Why are there palms in the Narthex?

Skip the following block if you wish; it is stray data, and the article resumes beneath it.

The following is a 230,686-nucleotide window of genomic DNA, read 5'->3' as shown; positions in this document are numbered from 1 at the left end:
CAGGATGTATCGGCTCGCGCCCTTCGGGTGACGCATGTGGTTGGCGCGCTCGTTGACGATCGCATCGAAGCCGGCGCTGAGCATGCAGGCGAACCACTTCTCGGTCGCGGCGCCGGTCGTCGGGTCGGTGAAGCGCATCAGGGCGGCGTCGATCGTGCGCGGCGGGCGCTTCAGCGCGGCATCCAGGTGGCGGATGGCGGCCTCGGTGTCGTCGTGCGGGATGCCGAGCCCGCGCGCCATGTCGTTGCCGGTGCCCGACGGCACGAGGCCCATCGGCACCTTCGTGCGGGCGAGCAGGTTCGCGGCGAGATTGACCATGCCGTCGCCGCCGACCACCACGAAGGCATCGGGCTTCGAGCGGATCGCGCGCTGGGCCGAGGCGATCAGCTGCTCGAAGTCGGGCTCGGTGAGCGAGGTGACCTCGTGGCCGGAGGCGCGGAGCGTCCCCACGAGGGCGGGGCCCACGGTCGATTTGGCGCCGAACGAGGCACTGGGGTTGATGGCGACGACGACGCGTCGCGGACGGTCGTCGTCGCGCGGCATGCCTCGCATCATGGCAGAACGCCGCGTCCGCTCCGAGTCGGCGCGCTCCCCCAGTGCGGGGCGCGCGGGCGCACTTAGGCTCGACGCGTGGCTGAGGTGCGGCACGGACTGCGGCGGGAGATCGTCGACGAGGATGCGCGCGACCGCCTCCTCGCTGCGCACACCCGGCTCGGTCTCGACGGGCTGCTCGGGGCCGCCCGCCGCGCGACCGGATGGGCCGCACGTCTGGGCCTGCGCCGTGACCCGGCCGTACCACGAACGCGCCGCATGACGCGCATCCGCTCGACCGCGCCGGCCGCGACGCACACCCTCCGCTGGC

Today is the first day of Holy Week, the most important week of the entire year for Christians. We are each invited to use this week as a miniature “retreat” – a time of prayer and reflection so that we may encounter Jesus more deeply by entering into the story of his death and resurrection. Our retreat begins with a meditation on Jesus’ triumphant entry into the city of Jerusalem. For centuries, the people of Israel were waiting for a Messiah-King to come and reclaim the kingdom of Israel from other political powers. The crowd in this scene has been following Jesus for some time and has determined that he is in fact this Messiah-king. As they enter the city of Jerusalem with Jesus, they can hardly contain their excitement. They wave palm branches as a sign of victory and goodness, shouting “Hosanna!” as a prayer of praise and hope in the coming kingdom of Israel. Yet, this crowd doesn’t quite understand the true nature of Jesus’ identity. Although he is the long-awaited Messiah, he is not the violent, military king that will overthrow the Romans, but rather the humble, peaceful king that will overthrow the Spirit of Evil. During the Gospel at today’s Mass, the passion narrative will be read. By this, we are forced to meditate on the ironic connection between Jesus’ triumphant entry into Jerusalem and his sorrowful death that occurs soon afterward. If Jesus were merely a military Messiah seeking to overthrow a political government, then his death would have been a huge failure and his entry into Jerusalem would be laughable. Yet, since he is far greater than the crowd could have ever imagined, his death is not a disappointment, but the greatest triumph in all of human history. As we take our palms home with us today, I invite each of you to meditate on the ultimate victory of Jesus Christ this week.